The prime fact is that no individual's nature is given or fixed in all respects and that we can consequently develop and sometimes even bring about changes in personality or undergo considerable transformations as a result of crucial experiences. The tendency to classify and label is very common (and there is no common knowledge without generalisations, which are all too often too general). Classification of human activities and motivations are 'objectifying' in tendency and can have deleterious effects on a person's life, such as arresting self-development. It is very common indeed to characterised people through verbal descriptions, which also tend to fixate understanding and avoid openness to new perspectives and evaluations. Likewise, we often generalise about persons on the basis of known national, social and many other group factors. Such methods, though based on statistics etc., still tend to do injustice to the individual. Clinical psychologists and psychiatrists are even trained to categorise people according to theories of personality, as will be examined later. In all these attempts at characterizing others, we must be very careful not to hypostatise thought, treating the individual as an entity whose nature is somehow given once and for all in 'objective' traits.)


By 'outer' or 'external' being, is here meant the physical or that which is registered by us as sensory impressions. This has been analysed most succinctly as the conception of physical extension, which is to say, 'that which exists in time as having length, breadth and depth'. Matter is said to be 'extended', meaning simply that it occupies space. By 'inner being' or 'internal being' is meant the 'interiority' of consciousness having its own limited sphere which has no apparent 'physical' being (though instrumentation can detect it in the brain) and which cannot be observed through the sensory organs. It is revealed in self-reflection and this area of 'intention' is the realm of the idea and the ideal, but it certainly does not exist in isolation from the entire environment within which it is generated. The mind 'intends' its ideas, its hopes and regrets and it also 'intends' those action which, with the aid of the will, we carry over into physical 'extension'. The mind is of course real indeed, yet is not given to consciousness as other than subjective experience of itself in perceiving whatever it directs itself towards.

Concentrating exclusively on the world of external things, our modern pragmatic training hinders us in understanding the 'interiority' of the psyche, the internal sphere where meaning and intention arise. Nor can the various relationships between 'inner' and 'outer' then be properly appreciated.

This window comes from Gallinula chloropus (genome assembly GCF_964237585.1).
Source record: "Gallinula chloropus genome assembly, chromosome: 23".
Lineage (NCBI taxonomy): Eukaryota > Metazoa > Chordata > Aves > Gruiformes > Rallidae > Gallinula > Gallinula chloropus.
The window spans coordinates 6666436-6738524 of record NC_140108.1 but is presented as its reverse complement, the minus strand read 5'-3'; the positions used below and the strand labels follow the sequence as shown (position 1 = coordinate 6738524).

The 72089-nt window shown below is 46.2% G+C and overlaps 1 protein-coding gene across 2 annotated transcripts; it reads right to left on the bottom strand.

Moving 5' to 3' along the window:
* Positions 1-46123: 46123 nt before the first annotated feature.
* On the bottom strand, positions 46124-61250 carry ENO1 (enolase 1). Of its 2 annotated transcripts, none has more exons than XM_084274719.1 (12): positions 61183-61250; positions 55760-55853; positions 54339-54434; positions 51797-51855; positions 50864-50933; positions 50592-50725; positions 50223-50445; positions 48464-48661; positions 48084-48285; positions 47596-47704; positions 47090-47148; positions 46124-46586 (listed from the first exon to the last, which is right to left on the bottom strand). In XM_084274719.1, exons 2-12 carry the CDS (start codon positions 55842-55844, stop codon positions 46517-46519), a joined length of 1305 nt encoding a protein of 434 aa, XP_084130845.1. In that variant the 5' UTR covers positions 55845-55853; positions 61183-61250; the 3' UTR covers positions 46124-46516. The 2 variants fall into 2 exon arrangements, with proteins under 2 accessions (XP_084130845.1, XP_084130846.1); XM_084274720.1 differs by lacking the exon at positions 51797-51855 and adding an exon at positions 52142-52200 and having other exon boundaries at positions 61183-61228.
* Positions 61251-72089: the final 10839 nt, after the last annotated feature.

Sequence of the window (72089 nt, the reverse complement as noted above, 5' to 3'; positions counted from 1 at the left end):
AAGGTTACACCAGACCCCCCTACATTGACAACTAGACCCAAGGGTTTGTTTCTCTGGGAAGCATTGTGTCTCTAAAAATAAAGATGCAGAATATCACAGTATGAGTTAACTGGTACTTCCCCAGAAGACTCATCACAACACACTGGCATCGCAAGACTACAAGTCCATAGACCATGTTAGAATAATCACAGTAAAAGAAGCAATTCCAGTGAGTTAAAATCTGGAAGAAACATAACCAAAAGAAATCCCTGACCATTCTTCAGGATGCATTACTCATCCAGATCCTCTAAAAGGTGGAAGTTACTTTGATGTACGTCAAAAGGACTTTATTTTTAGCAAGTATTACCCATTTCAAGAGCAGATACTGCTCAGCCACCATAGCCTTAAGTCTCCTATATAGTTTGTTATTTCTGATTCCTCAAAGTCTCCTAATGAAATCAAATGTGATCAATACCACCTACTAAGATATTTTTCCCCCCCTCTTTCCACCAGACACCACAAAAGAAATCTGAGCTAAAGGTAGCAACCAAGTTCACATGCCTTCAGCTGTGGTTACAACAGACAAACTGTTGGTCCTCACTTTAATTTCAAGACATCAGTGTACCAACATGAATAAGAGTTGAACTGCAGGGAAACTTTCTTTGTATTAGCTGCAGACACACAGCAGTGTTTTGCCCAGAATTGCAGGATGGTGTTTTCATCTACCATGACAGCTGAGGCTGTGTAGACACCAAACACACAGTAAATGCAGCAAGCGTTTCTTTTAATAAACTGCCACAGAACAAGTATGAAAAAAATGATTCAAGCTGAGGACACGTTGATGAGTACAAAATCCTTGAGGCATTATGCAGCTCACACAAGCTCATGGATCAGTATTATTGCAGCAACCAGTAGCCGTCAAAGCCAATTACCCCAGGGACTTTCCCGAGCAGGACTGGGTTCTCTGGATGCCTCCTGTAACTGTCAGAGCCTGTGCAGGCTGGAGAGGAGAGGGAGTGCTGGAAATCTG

The human mind is like the focus of the lens of a film camera; for anything to be brought to light, it must pass through this 'filter'. It also acts somewhat like a film projector, imprinting certain expectations, interpretations and beliefs on the screen outside it. Add to this the fact that we can and unavoidably do exercise our will, which drives some of our inner desires through to expression in the 'outer world'. Through the mind and the will, working in coordination, we select and modify what we 'take in' and also what to 'put out' into words or action. The result is surely that the human subject (i.e. person) - through the truly vast valence of alternatives the neural complexity provides in the brain - has considerably greater long-term influence than any external cause which affects the body or the environment. We are the only point of contact between the internally-experienced consciousness and observable physical environment, where the ideas of the mind and matter meet. This latent power of the individual mind - though - often misinterpreted as a disembodied or transcendent spirit is still much neglected and overlooked in modern world culture and education which concentrates much more on the 'outward' factors that affect us to the relative neglect or taking for granted of our 'inward' mental and emotional resources. The potential indominatability of 'the human spirit' in the face of any sort of challenge, as seen realised in some of the greatest persons of history, is no miasma or superstition of the unscientific mind!

One may well be confused, especially in the present climate in many universities, by words like 'inner', 'internal world' and 'interiority'. Broadly, these refer to anything that is known through introspection, whether this be in the normal course of daily thought processes or in altered states of consciousness from dream to meditation 'states', from hallucinatory or pathological experiences to expanded awareness by psychoactive agents of many kinds. Consciousness itself is an 'inner' phenomenon, inaccessible to any form of direct 'objective physical' investigation. No one can directly perceive and study the actual awareness of another person, though we are in various ways able to know something of the contents of another's person's consciousness, not least through speaking about it! Further, neurology is fast developing the technology and science of the empirical investigation of consciousness. Consciousness and its non-quantitative interior 'objects', the mind's 'materials', are just as important in understanding the 'hows and whys' of human endeavour as external scientific observation and experiment.